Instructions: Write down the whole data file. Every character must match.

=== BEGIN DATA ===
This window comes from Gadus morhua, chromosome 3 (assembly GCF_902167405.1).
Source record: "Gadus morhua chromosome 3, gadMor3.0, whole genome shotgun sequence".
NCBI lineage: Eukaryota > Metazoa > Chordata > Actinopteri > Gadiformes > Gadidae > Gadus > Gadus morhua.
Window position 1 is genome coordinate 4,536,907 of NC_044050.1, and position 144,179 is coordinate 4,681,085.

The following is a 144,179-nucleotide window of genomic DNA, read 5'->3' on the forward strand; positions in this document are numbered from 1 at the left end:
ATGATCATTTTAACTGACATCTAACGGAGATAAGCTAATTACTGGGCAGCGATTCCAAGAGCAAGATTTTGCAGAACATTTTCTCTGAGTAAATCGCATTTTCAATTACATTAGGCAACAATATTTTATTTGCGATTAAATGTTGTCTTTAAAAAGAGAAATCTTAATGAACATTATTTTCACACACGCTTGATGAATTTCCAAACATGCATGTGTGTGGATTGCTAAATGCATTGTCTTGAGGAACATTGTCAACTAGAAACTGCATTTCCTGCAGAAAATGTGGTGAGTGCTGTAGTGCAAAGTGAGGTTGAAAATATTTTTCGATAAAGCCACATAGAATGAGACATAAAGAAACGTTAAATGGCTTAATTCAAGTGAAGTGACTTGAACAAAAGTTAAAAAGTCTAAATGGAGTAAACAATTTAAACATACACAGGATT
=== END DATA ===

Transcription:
This window comes from Gadus morhua, chromosome 3 (assembly GCF_902167405.1).
Source record: "Gadus morhua chromosome 3, gadMor3.0, whole genome shotgun sequence".
NCBI lineage: Eukaryota > Metazoa > Chordata > Actinopteri > Gadiformes > Gadidae > Gadus > Gadus morhua.
Window position 1 is genome coordinate 4,536,907 of NC_044050.1, and position 144,179 is coordinate 4,681,085.

The following is a 144,179-nucleotide window of genomic DNA, read 5'->3' on the forward strand; positions in this document are numbered from 1 at the left end:
ATGATCATTTTAACTGACATCTAACGGAGATAAGCTAATTACTGGGCAGCGATTCCAAGAGCAAGATTTTGCAGAACATTTTCTCTGAGTAAATCGCATTTTCAATTACATTAGGCAACAATATTTTATTTGCGATTAAATGTTGTCTTTAAAAAGAGAAATCTTAATGAACATTATTTTCACACACGCTTGATGAATTTCCAAACATGCATGTGTGTGGATTGCTAAATGCATTGTCTTGAGGAACATTGTCAACTAGAAACTGCATTTCCTGCAGAAAATGTGGTGAGTGCTGTAGTGCAAAGTGAGGTTGAAAATATTTTTCGATAAAGCCACATAGAATGAGACATAAAGAAACGTTAAATGGCTTAATTCAAGTGAAGTGACTTGAACAAAAGTTAAAAAGTCTAAATGGAGTAAACAATTTAAACATACACAGGATT